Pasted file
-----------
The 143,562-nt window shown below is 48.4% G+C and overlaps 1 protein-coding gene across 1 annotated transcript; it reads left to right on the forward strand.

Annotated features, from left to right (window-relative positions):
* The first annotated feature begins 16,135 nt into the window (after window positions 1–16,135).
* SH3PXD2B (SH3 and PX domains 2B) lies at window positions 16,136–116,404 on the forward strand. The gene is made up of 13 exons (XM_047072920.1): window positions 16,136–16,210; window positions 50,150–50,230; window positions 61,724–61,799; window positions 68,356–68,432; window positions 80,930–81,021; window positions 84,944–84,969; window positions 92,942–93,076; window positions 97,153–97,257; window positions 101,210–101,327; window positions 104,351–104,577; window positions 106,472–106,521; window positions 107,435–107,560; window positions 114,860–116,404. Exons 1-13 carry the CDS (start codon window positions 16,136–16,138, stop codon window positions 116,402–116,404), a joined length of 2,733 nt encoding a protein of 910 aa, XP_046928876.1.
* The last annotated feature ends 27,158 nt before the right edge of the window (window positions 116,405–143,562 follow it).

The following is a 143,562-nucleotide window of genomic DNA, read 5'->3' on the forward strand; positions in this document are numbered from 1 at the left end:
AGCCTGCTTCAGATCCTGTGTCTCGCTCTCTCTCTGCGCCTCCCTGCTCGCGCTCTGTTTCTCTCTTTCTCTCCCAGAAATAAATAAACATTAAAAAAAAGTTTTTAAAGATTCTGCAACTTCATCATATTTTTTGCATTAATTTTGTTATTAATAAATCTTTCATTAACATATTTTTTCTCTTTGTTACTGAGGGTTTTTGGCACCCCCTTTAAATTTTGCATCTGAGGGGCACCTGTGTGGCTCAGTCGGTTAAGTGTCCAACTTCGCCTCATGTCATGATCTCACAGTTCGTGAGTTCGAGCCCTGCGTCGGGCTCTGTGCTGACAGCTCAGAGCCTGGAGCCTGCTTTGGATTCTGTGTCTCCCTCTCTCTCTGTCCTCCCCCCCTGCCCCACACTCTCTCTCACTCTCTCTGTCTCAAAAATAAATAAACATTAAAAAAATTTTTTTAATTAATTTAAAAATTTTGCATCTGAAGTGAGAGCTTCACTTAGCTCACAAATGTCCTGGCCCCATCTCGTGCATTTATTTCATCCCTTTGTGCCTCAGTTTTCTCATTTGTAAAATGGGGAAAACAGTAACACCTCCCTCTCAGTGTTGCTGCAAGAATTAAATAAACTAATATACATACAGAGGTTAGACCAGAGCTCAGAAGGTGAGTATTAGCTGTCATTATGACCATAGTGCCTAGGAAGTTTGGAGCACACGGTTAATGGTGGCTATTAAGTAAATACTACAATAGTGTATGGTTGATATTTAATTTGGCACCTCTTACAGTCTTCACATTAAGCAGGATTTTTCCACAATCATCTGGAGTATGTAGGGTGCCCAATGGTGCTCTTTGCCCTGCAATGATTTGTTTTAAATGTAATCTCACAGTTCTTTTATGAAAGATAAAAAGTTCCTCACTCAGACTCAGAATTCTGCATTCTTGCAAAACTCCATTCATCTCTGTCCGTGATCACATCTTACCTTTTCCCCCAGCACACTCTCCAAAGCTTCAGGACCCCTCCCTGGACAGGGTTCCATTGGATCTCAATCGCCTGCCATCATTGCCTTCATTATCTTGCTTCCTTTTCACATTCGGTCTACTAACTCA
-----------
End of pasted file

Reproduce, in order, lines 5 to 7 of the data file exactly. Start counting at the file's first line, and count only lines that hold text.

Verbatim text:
* The last annotated feature ends 27,158 nt before the right edge of the window (window positions 116,405–143,562 follow it).

The following is a 143,562-nucleotide window of genomic DNA, read 5'->3' on the forward strand; positions in this document are numbered from 1 at the left end:
AGCCTGCTTCAGATCCTGTGTCTCGCTCTCTCTCTGCGCCTCCCTGCTCGCGCTCTGTTTCTCTCTTTCTCTCCCAGAAATAAATAAACATTAAAAAAAAGTTTTTAAAGATTCTGCAACTTCATCATATTTTTTGCATTAATTTTGTTATTAATAAATCTTTCATTAACATATTTTTTCTCTTTGTTACTGAGGGTTTTTGGCACCCCCTTTAAATTTTGCATCTGAGGGGCACCTGTGTGGCTCAGTCGGTTAAGTGTCCAACTTCGCCTCATGTCATGATCTCACAGTTCGTGAGTTCGAGCCCTGCGTCGGGCTCTGTGCTGACAGCTCAGAGCCTGGAGCCTGCTTTGGATTCTGTGTCTCCCTCTCTCTCTGTCCTCCCCCCCTGCCCCACACTCTCTCTCACTCTCTCTGTCTCAAAAATAAATAAACATTAAAAAAATTTTTTTAATTAATTTAAAAATTTTGCATCTGAAGTGAGAGCTTCACTTAGCTCACAAATGTCCTGGCCCCATCTCGTGCATTTATTTCATCCCTTTGTGCCTCAGTTTTCTCATTTGTAAAATGGGGAAAACAGTAACACCTCCCTCTCAGTGTTGCTGCAAGAATTAAATAAACTAATATACATACAGAGGTTAGACCAGAGCTCAGAAGGTGAGTATTAGCTGTCATTATGACCATAGTGCCTAGGAAGTTTGGAGCACACGGTTAATGGTGGCTATTAAGTAAATACTACAATAGTGTATGGTTGATATTTAATTTGGCACCTCTTACAGTCTTCACATTAAGCAGGATTTTTCCACAATCATCTGGAGTATGTAGGGTGCCCAATGGTGCTCTTTGCCCTGCAATGATTTGTTTTAAATGTAATCTCACAGTTCTTTTATGAAAGATAAAAAGTTCCTCACTCAGACTCAGAATTCTGCATTCTTGCAAAACTCCATTCATCTCTGTCCGTGATCACATCTTACCTTTTCCCCCAGCACACTCTCCAAAGCTTCAGGACCCCTCCCTGGACAGGGTTCCATTGGATCTCAATCGCCTGCCATCATTGCCTTCATTATCTTGCTTCCTTTTCACATTCGGTCTACTAACTCA